Chance: Part 1

Robert woke up feeling drops of water hitting his forehead. They were dripping down his face and had begun to dampen the front of his shirt. At first Robert had no idea where he was. He could see the drops were leaking from the ceiling of the room he was in, which might actually be described as part of a dungeon. He knew that he was in some sort of cell, that was all. He heard measured footsteps as a presumed guard of this presumed prison walked down the hallway outside. Mister DeSantis? He heard his name being formally called in a surprisingly polite tone by his apparent jailer. A knock, almost too gentle for the heavy steel door echoed slightly off the damp stone and brick walls of his 8 x 10 box of a room.

Come in, Robert answered. His voice hoarsely registered just loud enough to be heard by the man at the door. The door opened and there stood a short, dark man dressed in green military fatigues.

Mr. DeSantis, so good to see you are well, the man answered in what sounded like maybe a cross between an Indian Sub Continent and West Indian accent.

Who are you? asked Robert

My name is Sargent Le Fevre

Where am I?

What other dungeon is so dark as one’s own heart!  What jailer so inexorable as one’s self.


Yes! House of the Seven Gables. I knew you were a man of letters, Robert. I hope you don’t mind if I call you Robert.



Sargent Le Fevre gave a smile which was measured like the rhythm of his footsteps but warm. You are in a safe house for the Free States of America. We have taken over a former house of detention. The cells have been quite useful for prisoners but we’ve unfortunately also had to make use of them for offices and sleeping quarters.

So I’m not a prisoner.

No not at all.

What am I doing here.

We’ve been reviewing your case, well, not just your case but many cases, in fact all the cases. Sargent Le Fevre gave a hardy, honest laugh.

My Case?

Your case file. You were convicted of a felony exactly three years ago on this date. You didn’t do any jail time but after noticing certain, ah, aspects of your case we thought you would make a good candidate for Project Redemption. 

What the fuck.

We felt both your prosecution and judgement were unjustly carried out and have decided a retrial is in order. In his previous experiences with former students of the British style school system Robert had noticed something peculiar about their speech. They seemed to derive was a certain pleasure from saying some words more than others. In Sargent Le Fevre’s case ‘Retrial’ was one of those words.

I don’t want another trial. Considering the judge I had, I’m lucky I got off the first time. Don’t you revolutionaries believe in double jeopardy?

No, no. Forgive me, I haven’t explained everything fully yet. You will not be one of the people on trial.

One of the people on trial. Plural? There’s more than one? Who’s on trial. Not them.

I thought you’d be able to figure it out.

Judge Benson and the DA whatshisname?!


What the fuck.

For such a prolific reader, your vocabulary seems rather limited right now.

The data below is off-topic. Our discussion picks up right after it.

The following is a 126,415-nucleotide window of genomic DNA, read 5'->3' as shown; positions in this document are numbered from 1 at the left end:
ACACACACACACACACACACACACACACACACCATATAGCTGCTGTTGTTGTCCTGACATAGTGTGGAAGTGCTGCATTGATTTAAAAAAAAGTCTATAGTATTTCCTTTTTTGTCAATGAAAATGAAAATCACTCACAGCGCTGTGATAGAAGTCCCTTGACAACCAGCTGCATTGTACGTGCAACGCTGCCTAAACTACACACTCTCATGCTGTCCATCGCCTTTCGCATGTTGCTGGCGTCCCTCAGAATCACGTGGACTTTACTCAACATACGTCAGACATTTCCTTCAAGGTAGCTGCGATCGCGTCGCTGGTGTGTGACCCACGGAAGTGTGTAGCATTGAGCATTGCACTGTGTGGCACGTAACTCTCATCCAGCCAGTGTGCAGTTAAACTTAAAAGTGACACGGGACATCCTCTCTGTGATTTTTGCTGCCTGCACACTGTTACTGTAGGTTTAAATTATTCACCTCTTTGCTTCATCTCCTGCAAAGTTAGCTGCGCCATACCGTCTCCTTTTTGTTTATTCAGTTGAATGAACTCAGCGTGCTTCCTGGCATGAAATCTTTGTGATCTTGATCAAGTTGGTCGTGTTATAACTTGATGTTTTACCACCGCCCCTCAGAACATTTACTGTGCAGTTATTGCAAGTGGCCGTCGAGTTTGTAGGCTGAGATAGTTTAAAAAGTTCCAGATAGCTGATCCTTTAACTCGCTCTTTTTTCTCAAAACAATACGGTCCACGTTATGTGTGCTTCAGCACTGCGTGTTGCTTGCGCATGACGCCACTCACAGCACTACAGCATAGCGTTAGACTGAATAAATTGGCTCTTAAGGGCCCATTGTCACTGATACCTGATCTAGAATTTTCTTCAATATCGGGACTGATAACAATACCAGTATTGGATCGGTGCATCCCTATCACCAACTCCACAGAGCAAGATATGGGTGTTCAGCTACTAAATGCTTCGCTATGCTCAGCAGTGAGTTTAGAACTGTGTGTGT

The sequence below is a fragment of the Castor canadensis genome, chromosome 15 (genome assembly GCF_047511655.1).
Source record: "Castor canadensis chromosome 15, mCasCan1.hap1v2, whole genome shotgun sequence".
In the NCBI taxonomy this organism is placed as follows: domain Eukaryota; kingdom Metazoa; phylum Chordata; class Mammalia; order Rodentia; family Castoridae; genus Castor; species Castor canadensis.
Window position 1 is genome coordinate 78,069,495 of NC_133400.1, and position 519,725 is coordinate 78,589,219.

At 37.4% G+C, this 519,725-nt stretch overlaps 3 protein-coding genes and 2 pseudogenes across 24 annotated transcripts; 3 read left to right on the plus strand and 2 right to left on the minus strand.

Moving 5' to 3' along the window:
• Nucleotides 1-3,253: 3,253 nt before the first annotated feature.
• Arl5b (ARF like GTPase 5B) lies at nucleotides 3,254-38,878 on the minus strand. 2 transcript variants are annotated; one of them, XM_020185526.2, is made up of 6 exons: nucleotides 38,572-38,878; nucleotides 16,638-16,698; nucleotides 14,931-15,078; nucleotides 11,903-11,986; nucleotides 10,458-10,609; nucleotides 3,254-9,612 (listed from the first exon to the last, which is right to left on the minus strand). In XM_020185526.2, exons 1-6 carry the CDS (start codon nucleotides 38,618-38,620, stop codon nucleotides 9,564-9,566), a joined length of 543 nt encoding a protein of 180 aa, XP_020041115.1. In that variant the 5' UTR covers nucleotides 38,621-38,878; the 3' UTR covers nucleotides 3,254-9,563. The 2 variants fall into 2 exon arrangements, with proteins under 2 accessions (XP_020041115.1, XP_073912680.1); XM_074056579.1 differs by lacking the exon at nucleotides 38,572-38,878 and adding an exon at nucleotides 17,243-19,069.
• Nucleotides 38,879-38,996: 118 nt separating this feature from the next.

Fuck you.

Sargent Le Fevre gave another laugh, this one more generous than the last. Another reason we chose you was your spirit, like a true revolutionary you are not easily placated.  Please keep in mind that we are soldiers that are rather battle hardened and most aren’t as… understanding as I am.

So… what do you want? To redeem my life that was nearly ruined by this hanging judge  and the prosecutor he took his cues from?

More or less.

How did I get here anyway?

We were very concerned that you were being targeted by the Murk  Squads. They’ve been targeting all former convicts in the hopes of putting pressure on us to cease this enterprise.

The last thing I remember is going to sleep last night. You drugged and kidnapped me while I was sleeping.

Unfortunately we had to. Our intelligence told us that you were high up on the list. As a matter of fact the mission sent to fetch you encountered Military Police on your block. I can’t say for sure they were there for you but it’s very likely.

Why should I believe you?

We lost two men getting you. We’re not so long on manpower that we would endanger our soldiers for some charade.

But you’re long enough on men to have these bullshit tribunals.

For the first time Robert noticed a hint of anger on the face of Sargent Le Fevre. It soon passed but its brief presence was duly noted. These ‘sir’ are civilian courts, we only maintain a minimal presence in order to provide security and even then most of the staff are deputized civilians. The Sargent had let the word “sir” linger for a moment, letting it be known that his patience for a non-revolutionary had its limits.



Leave a comment

Filed under Fiction

Leave a Reply

Fill in your details below or click an icon to log in: Logo

You are commenting using your account. Log Out /  Change )

Google+ photo

You are commenting using your Google+ account. Log Out /  Change )

Twitter picture

You are commenting using your Twitter account. Log Out /  Change )

Facebook photo

You are commenting using your Facebook account. Log Out /  Change )


Connecting to %s